Use this URL to cite or link to this record in EThOS: https://ethos.bl.uk/OrderDetails.do?uin=uk.bl.ethos.754854
Title: Unveiling the puzzle of conflict recurrence through the prism of conflict transformation : Madagascar, from the colonial period to 2016
Author: Razakamaharavo, Velomahanina Tahinjanahary
ISNI:       0000 0004 7427 870X
Awarding Body: University of Kent
Current Institution: University of Kent
Date of Award: 2018
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Abstract:
The conflict trajectory in the cases of Madagascar features highly unstable dynamics composed of various shifts (and no shift) of conflict stages. With nine main successive episodes of conflict spanning a long period of time (the colonial period to 2016), dynamics of escalation, de-escalation and stability (where the level of conflict remains the same) are building up the cycles of peace/conflict processes in this country. The present manuscript studies conflict recurrence in Madagascar and mainly argues that peace is multi-leveled throughout the cycles. Starting from that viewpoint, the concept of conflict transformation is used in explaining the ebbs and flows at play constructing the conflict trajectory. An innovative as well as original conceptual and methodological approach to the study of conflicts, weaving together Qualitative Comparative Analysis (QCA) and in-depth narrative analysis was applied. Reactive and non-reactive methods were used to collect the data, which, after being tested with fsQCA, Tosmana and R software, were examined by conducting conflict analysis, semiotics, public policy studies and critical discourse analysis. The Units of analysis in the research design allowing the study of the dynamics of conflict recurrence in Madagascar were the structural factors and parts of the mechanism pertaining to :a) conflict dimensions (cultural, socio-demographic and economic, political and global external), b) repertoires of action the conflicting parties used throughout the shifts (or no shift) of conflict stages, c) their framings of the conflicts, d) the boundary construction of the self/the other and e) the accommodation policies as well as f) the metanarratives and local narratives. On the whole peace and conflict processes in Madagascar.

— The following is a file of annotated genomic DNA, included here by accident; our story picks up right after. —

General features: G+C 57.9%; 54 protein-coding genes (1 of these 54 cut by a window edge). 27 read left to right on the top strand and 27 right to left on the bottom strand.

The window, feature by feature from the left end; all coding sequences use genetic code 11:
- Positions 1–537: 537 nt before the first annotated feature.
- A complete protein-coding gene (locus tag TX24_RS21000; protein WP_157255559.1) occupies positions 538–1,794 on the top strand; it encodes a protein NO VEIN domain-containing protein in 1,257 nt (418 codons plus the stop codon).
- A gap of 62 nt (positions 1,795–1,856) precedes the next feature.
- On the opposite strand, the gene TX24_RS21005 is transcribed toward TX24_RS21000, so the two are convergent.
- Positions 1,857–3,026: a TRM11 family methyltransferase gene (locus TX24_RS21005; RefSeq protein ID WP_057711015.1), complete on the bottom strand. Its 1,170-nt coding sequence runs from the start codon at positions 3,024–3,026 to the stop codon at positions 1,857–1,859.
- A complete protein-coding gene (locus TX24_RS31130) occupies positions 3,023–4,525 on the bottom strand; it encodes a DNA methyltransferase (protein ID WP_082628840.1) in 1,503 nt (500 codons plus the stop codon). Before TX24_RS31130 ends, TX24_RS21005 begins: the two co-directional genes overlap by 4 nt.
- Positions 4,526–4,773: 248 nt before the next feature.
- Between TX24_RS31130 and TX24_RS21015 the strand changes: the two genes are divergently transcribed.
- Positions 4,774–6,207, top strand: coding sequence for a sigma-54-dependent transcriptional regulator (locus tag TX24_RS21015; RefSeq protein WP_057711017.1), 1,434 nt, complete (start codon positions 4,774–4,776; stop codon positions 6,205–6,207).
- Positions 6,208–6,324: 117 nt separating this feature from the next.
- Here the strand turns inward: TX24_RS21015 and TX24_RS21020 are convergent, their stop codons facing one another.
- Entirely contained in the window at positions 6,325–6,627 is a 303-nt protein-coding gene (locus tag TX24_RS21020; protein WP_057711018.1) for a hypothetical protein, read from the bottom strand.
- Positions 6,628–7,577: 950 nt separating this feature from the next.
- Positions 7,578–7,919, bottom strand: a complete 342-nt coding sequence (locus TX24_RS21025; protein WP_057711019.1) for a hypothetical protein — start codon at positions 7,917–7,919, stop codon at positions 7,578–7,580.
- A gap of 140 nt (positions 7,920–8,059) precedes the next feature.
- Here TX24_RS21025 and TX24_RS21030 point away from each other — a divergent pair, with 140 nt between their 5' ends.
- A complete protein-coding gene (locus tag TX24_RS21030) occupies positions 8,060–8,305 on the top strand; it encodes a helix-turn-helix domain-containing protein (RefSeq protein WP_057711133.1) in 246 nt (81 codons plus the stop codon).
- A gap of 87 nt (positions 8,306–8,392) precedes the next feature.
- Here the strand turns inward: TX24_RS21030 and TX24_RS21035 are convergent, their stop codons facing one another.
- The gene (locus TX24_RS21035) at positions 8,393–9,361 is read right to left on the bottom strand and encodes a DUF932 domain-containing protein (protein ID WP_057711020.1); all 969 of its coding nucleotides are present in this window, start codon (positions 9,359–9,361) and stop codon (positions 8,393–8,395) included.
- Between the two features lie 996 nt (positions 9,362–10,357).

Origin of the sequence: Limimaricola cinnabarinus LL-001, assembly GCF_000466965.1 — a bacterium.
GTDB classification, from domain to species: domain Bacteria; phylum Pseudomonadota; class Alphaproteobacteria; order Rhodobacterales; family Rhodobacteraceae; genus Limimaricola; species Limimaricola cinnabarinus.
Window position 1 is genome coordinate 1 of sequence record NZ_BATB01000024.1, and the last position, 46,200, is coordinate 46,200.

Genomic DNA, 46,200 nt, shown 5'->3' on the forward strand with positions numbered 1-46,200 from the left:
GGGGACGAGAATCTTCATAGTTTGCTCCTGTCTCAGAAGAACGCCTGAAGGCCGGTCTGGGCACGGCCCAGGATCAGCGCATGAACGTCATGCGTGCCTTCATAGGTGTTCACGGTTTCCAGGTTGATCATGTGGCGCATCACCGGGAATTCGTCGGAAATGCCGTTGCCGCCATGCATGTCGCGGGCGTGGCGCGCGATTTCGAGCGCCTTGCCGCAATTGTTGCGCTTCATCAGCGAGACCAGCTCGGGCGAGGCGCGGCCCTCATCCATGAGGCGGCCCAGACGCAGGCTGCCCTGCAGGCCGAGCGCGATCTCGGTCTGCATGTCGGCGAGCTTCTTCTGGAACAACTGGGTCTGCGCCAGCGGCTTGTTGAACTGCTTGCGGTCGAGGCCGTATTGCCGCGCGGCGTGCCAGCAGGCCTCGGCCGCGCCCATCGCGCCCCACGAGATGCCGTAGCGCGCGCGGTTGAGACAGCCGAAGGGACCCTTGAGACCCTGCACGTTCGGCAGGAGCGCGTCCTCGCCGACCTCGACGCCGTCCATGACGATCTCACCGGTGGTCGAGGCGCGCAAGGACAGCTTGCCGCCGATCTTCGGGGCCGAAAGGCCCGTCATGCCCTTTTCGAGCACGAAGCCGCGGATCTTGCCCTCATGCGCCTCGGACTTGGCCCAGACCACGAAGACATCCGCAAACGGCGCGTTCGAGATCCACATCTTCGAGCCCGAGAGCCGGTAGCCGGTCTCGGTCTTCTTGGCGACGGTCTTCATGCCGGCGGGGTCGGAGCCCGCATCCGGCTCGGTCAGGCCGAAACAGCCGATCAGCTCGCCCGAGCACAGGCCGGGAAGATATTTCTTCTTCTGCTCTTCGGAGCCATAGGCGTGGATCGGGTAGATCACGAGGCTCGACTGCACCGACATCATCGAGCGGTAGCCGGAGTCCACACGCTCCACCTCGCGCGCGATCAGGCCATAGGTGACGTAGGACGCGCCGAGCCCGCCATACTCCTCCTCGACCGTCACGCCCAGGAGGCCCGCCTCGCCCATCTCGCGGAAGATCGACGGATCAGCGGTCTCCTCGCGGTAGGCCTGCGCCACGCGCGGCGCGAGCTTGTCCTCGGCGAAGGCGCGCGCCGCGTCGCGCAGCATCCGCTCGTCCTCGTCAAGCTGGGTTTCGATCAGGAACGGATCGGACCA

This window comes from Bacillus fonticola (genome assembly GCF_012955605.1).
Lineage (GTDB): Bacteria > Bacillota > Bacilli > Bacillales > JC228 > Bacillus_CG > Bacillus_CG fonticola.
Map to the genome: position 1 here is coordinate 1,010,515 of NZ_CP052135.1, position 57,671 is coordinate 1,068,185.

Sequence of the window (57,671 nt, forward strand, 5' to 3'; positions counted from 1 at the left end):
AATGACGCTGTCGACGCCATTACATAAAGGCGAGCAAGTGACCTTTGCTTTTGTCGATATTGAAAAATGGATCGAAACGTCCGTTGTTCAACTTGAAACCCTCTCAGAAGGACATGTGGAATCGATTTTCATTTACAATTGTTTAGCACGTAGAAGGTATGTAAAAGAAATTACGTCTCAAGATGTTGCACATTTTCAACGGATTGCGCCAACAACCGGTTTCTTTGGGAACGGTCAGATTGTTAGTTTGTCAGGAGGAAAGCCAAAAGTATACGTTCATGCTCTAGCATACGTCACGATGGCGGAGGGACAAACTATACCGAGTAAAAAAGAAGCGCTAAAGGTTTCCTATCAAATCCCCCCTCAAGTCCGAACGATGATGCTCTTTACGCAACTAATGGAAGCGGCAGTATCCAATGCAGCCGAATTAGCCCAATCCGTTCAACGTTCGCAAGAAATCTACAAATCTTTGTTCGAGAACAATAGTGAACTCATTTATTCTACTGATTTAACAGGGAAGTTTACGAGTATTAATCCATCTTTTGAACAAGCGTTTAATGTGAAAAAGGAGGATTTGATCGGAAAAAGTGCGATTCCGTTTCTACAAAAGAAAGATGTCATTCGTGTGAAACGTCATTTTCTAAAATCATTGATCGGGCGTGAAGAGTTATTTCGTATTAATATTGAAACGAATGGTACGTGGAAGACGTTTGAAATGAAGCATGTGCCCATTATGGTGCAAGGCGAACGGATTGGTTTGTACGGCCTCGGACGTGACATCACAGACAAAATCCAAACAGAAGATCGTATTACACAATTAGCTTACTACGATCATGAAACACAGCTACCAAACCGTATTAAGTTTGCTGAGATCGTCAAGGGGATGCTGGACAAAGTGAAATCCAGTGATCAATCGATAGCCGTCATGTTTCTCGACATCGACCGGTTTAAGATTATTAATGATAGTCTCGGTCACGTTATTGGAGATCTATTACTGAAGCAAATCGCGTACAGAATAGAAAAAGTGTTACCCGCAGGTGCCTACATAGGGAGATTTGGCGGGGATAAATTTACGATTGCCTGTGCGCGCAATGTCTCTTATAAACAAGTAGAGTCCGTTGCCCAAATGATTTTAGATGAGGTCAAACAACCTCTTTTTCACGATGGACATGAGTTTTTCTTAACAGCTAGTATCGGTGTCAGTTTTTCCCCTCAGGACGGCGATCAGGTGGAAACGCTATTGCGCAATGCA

Supervisor: Azmanova, Albena ; Guichaoua, Yvan ; Féron, Élise Sponsor: Not available
Qualification Name: Thesis (Ph.D.) Qualification Level: Doctoral
EThOS ID: uk.bl.ethos.754854  DOI:
Keywords: J Political Science
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